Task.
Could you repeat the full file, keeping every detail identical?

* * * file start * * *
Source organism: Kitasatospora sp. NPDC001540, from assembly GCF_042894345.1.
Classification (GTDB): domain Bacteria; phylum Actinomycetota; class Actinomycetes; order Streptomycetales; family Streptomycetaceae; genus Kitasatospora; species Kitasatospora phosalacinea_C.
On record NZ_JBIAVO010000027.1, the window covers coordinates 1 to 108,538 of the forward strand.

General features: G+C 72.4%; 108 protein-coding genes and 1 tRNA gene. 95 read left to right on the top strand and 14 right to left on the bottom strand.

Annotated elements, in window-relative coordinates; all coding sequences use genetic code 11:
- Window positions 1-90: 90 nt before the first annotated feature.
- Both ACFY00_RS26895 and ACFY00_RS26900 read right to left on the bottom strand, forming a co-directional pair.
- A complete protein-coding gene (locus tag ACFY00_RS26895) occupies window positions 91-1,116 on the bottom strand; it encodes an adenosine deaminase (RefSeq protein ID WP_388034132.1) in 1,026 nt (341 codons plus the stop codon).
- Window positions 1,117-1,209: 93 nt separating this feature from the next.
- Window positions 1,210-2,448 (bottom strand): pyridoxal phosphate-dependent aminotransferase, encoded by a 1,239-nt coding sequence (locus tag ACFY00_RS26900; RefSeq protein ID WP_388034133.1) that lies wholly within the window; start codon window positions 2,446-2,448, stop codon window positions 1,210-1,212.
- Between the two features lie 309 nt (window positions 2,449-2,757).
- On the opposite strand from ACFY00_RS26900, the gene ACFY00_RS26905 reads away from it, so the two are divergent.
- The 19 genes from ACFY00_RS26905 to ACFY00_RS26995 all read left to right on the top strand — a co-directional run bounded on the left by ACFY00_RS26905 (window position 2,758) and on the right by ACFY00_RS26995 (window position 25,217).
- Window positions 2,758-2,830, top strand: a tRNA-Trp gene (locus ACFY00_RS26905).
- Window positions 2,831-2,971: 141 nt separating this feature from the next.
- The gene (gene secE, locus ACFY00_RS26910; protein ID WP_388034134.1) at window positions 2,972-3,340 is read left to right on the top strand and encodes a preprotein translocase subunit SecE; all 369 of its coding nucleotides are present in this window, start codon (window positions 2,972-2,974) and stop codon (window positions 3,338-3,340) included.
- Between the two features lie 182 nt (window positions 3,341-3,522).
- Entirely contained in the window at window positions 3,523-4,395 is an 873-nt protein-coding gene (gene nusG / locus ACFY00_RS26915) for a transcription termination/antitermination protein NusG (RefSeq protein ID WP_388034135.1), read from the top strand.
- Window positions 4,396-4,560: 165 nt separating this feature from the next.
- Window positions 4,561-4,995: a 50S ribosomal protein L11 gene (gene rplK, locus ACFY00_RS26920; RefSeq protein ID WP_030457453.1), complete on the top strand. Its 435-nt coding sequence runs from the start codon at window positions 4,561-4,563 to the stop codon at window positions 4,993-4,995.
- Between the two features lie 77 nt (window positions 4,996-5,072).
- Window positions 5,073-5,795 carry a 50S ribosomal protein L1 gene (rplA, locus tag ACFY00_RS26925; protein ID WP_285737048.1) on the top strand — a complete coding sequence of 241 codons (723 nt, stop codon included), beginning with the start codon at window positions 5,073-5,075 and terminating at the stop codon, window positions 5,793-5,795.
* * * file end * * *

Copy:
Source organism: Kitasatospora sp. NPDC001540, from assembly GCF_042894345.1.
Classification (GTDB): domain Bacteria; phylum Actinomycetota; class Actinomycetes; order Streptomycetales; family Streptomycetaceae; genus Kitasatospora; species Kitasatospora phosalacinea_C.
On record NZ_JBIAVO010000027.1, the window covers coordinates 1 to 108,538 of the forward strand.

General features: G+C 72.4%; 108 protein-coding genes and 1 tRNA gene. 95 read left to right on the top strand and 14 right to left on the bottom strand.

Annotated elements, in window-relative coordinates; all coding sequences use genetic code 11:
- Window positions 1-90: 90 nt before the first annotated feature.
- Both ACFY00_RS26895 and ACFY00_RS26900 read right to left on the bottom strand, forming a co-directional pair.
- A complete protein-coding gene (locus tag ACFY00_RS26895) occupies window positions 91-1,116 on the bottom strand; it encodes an adenosine deaminase (RefSeq protein ID WP_388034132.1) in 1,026 nt (341 codons plus the stop codon).
- Window positions 1,117-1,209: 93 nt separating this feature from the next.
- Window positions 1,210-2,448 (bottom strand): pyridoxal phosphate-dependent aminotransferase, encoded by a 1,239-nt coding sequence (locus tag ACFY00_RS26900; RefSeq protein ID WP_388034133.1) that lies wholly within the window; start codon window positions 2,446-2,448, stop codon window positions 1,210-1,212.
- Between the two features lie 309 nt (window positions 2,449-2,757).
- On the opposite strand from ACFY00_RS26900, the gene ACFY00_RS26905 reads away from it, so the two are divergent.
- The 19 genes from ACFY00_RS26905 to ACFY00_RS26995 all read left to right on the top strand — a co-directional run bounded on the left by ACFY00_RS26905 (window position 2,758) and on the right by ACFY00_RS26995 (window position 25,217).
- Window positions 2,758-2,830, top strand: a tRNA-Trp gene (locus ACFY00_RS26905).
- Window positions 2,831-2,971: 141 nt separating this feature from the next.
- The gene (gene secE, locus ACFY00_RS26910; protein ID WP_388034134.1) at window positions 2,972-3,340 is read left to right on the top strand and encodes a preprotein translocase subunit SecE; all 369 of its coding nucleotides are present in this window, start codon (window positions 2,972-2,974) and stop codon (window positions 3,338-3,340) included.
- Between the two features lie 182 nt (window positions 3,341-3,522).
- Entirely contained in the window at window positions 3,523-4,395 is an 873-nt protein-coding gene (gene nusG / locus ACFY00_RS26915) for a transcription termination/antitermination protein NusG (RefSeq protein ID WP_388034135.1), read from the top strand.
- Window positions 4,396-4,560: 165 nt separating this feature from the next.
- Window positions 4,561-4,995: a 50S ribosomal protein L11 gene (gene rplK, locus ACFY00_RS26920; RefSeq protein ID WP_030457453.1), complete on the top strand. Its 435-nt coding sequence runs from the start codon at window positions 4,561-4,563 to the stop codon at window positions 4,993-4,995.
- Between the two features lie 77 nt (window positions 4,996-5,072).
- Window positions 5,073-5,795 carry a 50S ribosomal protein L1 gene (rplA, locus tag ACFY00_RS26925; protein ID WP_285737048.1) on the top strand — a complete coding sequence of 241 codons (723 nt, stop codon included), beginning with the start codon at window positions 5,073-5,075 and terminating at the stop codon, window positions 5,793-5,795.